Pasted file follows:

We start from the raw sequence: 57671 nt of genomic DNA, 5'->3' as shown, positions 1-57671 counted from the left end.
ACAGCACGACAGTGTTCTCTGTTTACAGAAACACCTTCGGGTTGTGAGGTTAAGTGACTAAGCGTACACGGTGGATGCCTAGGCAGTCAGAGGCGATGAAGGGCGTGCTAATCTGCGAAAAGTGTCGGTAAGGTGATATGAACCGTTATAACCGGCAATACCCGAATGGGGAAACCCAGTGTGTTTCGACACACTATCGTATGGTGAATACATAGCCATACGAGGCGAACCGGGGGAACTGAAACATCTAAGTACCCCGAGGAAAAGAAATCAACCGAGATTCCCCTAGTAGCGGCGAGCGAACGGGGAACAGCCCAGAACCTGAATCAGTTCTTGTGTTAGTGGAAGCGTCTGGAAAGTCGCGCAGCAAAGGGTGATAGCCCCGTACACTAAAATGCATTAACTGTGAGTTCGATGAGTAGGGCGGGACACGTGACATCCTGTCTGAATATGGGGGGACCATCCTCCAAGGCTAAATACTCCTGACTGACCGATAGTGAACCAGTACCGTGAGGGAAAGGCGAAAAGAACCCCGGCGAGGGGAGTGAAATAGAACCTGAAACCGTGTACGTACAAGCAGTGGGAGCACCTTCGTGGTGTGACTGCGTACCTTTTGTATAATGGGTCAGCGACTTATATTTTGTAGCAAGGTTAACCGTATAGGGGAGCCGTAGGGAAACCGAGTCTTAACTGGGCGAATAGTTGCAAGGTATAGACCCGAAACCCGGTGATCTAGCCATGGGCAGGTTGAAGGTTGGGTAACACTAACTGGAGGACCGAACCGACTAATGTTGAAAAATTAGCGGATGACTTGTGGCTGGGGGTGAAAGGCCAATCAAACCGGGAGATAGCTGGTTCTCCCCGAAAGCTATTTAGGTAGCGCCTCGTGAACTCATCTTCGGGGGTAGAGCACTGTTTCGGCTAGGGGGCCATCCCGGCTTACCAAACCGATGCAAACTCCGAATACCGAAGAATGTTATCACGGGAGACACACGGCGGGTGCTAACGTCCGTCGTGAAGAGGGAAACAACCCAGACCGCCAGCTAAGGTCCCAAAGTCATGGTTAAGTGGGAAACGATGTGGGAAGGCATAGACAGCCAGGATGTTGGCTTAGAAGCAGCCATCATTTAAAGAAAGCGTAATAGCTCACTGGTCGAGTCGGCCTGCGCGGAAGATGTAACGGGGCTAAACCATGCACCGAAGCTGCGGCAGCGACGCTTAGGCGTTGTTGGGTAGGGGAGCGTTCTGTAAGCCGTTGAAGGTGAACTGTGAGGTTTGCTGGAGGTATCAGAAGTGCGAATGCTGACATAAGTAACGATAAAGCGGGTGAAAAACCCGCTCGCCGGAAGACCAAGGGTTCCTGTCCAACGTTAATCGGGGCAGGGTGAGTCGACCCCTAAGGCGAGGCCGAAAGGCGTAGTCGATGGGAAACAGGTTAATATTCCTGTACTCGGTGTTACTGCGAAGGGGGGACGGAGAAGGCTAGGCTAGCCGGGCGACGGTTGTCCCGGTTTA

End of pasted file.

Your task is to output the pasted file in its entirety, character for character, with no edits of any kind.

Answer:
We start from the raw sequence: 57671 nt of genomic DNA, 5'->3' as shown, positions 1-57671 counted from the left end.
ACAGCACGACAGTGTTCTCTGTTTACAGAAACACCTTCGGGTTGTGAGGTTAAGTGACTAAGCGTACACGGTGGATGCCTAGGCAGTCAGAGGCGATGAAGGGCGTGCTAATCTGCGAAAAGTGTCGGTAAGGTGATATGAACCGTTATAACCGGCAATACCCGAATGGGGAAACCCAGTGTGTTTCGACACACTATCGTATGGTGAATACATAGCCATACGAGGCGAACCGGGGGAACTGAAACATCTAAGTACCCCGAGGAAAAGAAATCAACCGAGATTCCCCTAGTAGCGGCGAGCGAACGGGGAACAGCCCAGAACCTGAATCAGTTCTTGTGTTAGTGGAAGCGTCTGGAAAGTCGCGCAGCAAAGGGTGATAGCCCCGTACACTAAAATGCATTAACTGTGAGTTCGATGAGTAGGGCGGGACACGTGACATCCTGTCTGAATATGGGGGGACCATCCTCCAAGGCTAAATACTCCTGACTGACCGATAGTGAACCAGTACCGTGAGGGAAAGGCGAAAAGAACCCCGGCGAGGGGAGTGAAATAGAACCTGAAACCGTGTACGTACAAGCAGTGGGAGCACCTTCGTGGTGTGACTGCGTACCTTTTGTATAATGGGTCAGCGACTTATATTTTGTAGCAAGGTTAACCGTATAGGGGAGCCGTAGGGAAACCGAGTCTTAACTGGGCGAATAGTTGCAAGGTATAGACCCGAAACCCGGTGATCTAGCCATGGGCAGGTTGAAGGTTGGGTAACACTAACTGGAGGACCGAACCGACTAATGTTGAAAAATTAGCGGATGACTTGTGGCTGGGGGTGAAAGGCCAATCAAACCGGGAGATAGCTGGTTCTCCCCGAAAGCTATTTAGGTAGCGCCTCGTGAACTCATCTTCGGGGGTAGAGCACTGTTTCGGCTAGGGGGCCATCCCGGCTTACCAAACCGATGCAAACTCCGAATACCGAAGAATGTTATCACGGGAGACACACGGCGGGTGCTAACGTCCGTCGTGAAGAGGGAAACAACCCAGACCGCCAGCTAAGGTCCCAAAGTCATGGTTAAGTGGGAAACGATGTGGGAAGGCATAGACAGCCAGGATGTTGGCTTAGAAGCAGCCATCATTTAAAGAAAGCGTAATAGCTCACTGGTCGAGTCGGCCTGCGCGGAAGATGTAACGGGGCTAAACCATGCACCGAAGCTGCGGCAGCGACGCTTAGGCGTTGTTGGGTAGGGGAGCGTTCTGTAAGCCGTTGAAGGTGAACTGTGAGGTTTGCTGGAGGTATCAGAAGTGCGAATGCTGACATAAGTAACGATAAAGCGGGTGAAAAACCCGCTCGCCGGAAGACCAAGGGTTCCTGTCCAACGTTAATCGGGGCAGGGTGAGTCGACCCCTAAGGCGAGGCCGAAAGGCGTAGTCGATGGGAAACAGGTTAATATTCCTGTACTCGGTGTTACTGCGAAGGGGGGACGGAGAAGGCTAGGCTAGCCGGGCGACGGTTGTCCCGGTTTA